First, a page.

Memory error:
Parity error:
ECC error:

some kind of problem with the memory. The first thing to try is to remove and reseat the memory, as it may be just a poor connection. Memory is very sensitive to damage from static electricity, so when doing this, turn the PC off at the mains, but leave the plug connected to the wall socket, and regularly touch the inner casing of the PC to earth yourself. In appearance, the memory is one or more small circuit boards, around 15cm long, connected to the motherboard, with a series of identical looking rectangular chips running along one or both sides of the circuit board. What you need to do, is with each one in turn, carefully remove them and replace them again. There will normally be a pair of small clips either side of the memory sticks to hold them in place.

If this does not work, this indicates that one or more of the memory sticks is damaged. It is now time for some trial-and-error: you need to start removing one at a time, and find the faulty one by a process of elimination. Only it is not quite as simple as that! There are a couple of complications:

1. Most PCs require the memory slots to be filled in order, starting from slot one and working upwards. So once you have taken one out, you have to move all the others up one slot, so that there are no empty slots between two filled ones.

2. Some memory types have to be installed in pairs, or in groups of four, where each stick of memory in the group has to be identical. Your motherboard manual will tell you if this applies to you. If so, then you will have to add and remove the memory in pairs or fours.


Time and date not set: Your system clock has not been set. Unless it is a brand new PC, then this probably means the battery that keeps the clock going has run out. It should then let you press a key to set the time and date up again, or let you boot Windows and set them, but if the battery is flat you will have to do this every time. So get the battery replaced!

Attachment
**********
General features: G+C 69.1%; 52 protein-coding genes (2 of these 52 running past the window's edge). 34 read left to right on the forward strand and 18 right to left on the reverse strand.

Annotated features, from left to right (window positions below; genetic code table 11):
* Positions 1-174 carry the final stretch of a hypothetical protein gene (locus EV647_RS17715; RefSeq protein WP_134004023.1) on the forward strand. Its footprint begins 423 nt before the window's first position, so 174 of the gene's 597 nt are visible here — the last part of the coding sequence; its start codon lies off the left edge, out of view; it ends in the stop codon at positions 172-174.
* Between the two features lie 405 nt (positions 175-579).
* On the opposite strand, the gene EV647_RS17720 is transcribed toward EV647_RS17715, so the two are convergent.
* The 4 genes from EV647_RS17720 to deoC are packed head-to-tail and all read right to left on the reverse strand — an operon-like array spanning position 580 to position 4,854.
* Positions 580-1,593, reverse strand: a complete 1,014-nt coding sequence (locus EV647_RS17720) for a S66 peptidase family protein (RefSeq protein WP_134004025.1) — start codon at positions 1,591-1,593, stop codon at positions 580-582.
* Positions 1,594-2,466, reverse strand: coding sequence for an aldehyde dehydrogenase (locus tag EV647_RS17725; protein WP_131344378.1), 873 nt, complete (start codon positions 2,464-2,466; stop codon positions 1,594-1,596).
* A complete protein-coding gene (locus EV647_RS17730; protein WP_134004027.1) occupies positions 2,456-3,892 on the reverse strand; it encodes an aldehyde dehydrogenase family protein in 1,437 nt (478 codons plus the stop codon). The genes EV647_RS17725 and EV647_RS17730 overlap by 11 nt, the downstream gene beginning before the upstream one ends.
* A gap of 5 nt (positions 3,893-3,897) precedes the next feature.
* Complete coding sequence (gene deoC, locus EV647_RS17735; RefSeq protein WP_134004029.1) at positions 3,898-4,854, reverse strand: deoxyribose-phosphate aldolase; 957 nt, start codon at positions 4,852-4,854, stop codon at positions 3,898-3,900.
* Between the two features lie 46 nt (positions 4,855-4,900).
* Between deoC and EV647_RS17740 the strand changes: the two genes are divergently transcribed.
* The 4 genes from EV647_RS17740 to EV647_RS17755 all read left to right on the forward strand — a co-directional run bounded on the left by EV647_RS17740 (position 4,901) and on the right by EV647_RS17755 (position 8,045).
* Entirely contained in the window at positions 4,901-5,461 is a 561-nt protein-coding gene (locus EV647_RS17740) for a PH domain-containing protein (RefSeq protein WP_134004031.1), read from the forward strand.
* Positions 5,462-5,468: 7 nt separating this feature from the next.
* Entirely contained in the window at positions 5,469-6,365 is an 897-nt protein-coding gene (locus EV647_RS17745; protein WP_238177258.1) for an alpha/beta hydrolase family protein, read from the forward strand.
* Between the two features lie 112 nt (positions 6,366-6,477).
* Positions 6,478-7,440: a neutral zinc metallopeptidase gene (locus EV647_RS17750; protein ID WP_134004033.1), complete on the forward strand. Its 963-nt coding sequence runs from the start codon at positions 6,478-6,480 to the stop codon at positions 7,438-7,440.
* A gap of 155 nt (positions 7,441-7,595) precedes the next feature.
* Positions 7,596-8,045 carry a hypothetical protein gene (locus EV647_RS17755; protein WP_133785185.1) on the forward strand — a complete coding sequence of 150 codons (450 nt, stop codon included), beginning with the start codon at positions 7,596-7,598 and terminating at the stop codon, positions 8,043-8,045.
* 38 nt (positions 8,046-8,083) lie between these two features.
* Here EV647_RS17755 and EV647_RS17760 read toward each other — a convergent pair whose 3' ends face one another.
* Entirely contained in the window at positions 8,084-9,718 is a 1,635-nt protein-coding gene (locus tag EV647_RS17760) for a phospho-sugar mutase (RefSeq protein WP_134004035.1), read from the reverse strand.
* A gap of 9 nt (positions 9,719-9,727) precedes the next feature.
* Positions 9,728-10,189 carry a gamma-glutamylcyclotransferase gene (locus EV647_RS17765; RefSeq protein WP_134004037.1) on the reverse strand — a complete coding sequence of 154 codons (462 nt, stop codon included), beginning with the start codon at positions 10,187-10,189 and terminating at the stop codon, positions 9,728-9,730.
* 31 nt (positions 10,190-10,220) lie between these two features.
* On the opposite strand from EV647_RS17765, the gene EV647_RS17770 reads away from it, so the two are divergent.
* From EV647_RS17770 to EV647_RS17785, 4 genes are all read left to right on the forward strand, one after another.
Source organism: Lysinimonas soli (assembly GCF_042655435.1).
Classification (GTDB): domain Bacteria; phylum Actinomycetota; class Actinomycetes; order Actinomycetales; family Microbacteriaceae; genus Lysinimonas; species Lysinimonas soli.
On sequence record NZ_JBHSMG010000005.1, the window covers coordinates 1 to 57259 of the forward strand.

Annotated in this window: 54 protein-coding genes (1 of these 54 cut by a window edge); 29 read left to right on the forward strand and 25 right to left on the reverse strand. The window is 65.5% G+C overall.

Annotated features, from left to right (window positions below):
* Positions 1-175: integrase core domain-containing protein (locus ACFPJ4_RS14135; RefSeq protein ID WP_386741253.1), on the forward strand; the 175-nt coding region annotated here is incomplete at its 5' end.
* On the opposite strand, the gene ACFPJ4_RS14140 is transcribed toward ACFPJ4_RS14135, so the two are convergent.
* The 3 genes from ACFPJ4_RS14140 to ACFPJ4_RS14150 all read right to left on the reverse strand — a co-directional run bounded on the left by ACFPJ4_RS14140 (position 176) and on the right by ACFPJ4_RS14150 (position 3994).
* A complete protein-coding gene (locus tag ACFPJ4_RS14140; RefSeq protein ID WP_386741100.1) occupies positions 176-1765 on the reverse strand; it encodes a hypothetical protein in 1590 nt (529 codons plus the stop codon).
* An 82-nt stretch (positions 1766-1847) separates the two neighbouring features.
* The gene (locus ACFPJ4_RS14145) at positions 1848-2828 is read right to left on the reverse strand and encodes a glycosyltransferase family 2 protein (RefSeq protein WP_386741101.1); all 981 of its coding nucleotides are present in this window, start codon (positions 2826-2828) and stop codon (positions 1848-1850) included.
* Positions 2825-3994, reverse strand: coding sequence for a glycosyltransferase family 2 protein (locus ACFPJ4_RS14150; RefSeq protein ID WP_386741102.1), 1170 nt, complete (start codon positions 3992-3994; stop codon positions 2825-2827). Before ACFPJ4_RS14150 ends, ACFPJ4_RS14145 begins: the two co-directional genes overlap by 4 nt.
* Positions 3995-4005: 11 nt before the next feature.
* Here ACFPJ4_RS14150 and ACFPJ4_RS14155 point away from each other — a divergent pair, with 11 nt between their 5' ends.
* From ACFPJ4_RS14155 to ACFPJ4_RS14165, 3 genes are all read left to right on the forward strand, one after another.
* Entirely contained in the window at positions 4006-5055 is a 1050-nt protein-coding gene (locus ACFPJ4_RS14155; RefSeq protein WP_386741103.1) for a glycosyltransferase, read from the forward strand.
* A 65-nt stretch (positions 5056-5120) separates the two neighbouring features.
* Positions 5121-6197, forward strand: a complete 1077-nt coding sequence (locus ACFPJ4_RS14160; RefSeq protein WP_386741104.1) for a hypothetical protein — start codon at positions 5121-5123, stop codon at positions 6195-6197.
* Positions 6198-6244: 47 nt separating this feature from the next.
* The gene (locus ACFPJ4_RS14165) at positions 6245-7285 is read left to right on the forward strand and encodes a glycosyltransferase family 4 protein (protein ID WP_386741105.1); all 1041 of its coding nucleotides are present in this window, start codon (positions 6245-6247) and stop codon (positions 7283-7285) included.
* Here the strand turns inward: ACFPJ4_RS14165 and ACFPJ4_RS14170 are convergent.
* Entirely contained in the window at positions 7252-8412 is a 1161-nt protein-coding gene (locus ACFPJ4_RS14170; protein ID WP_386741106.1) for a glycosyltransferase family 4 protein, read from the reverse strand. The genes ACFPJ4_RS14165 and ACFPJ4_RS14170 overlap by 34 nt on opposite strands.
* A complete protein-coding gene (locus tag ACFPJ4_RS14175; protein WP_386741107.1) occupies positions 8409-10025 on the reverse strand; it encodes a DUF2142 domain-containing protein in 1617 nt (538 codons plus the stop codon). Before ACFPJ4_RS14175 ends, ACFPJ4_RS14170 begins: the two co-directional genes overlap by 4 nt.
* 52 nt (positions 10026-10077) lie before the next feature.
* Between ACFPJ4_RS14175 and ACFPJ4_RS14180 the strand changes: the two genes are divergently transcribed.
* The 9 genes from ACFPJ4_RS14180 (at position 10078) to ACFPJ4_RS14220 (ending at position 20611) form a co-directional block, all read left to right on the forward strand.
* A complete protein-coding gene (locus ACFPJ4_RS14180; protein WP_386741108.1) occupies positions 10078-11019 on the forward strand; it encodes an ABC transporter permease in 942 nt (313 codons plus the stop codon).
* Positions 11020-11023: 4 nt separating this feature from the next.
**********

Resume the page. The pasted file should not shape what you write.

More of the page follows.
System options not set:
Similar to the above, but the computer has also lost some of it's BIOS configuration, because of a flat battery, and they have been reset to factory settings. Your computer will probably still boot, but may not be configured for optimal performance this way. So again, you need to replace the battery, and refer to your motherboard manual for all the various BIOS settings, how to set them, and what they all are for. They vary enormously from one machine to the next, so there is not a lot of point in me going into any detail here.


There are lots of other POST error messages, but I am going to leave it at that, because just about anything else will indicate a fairly major hardware failure and will probably be time to take the machine in for repairs.

Beep codes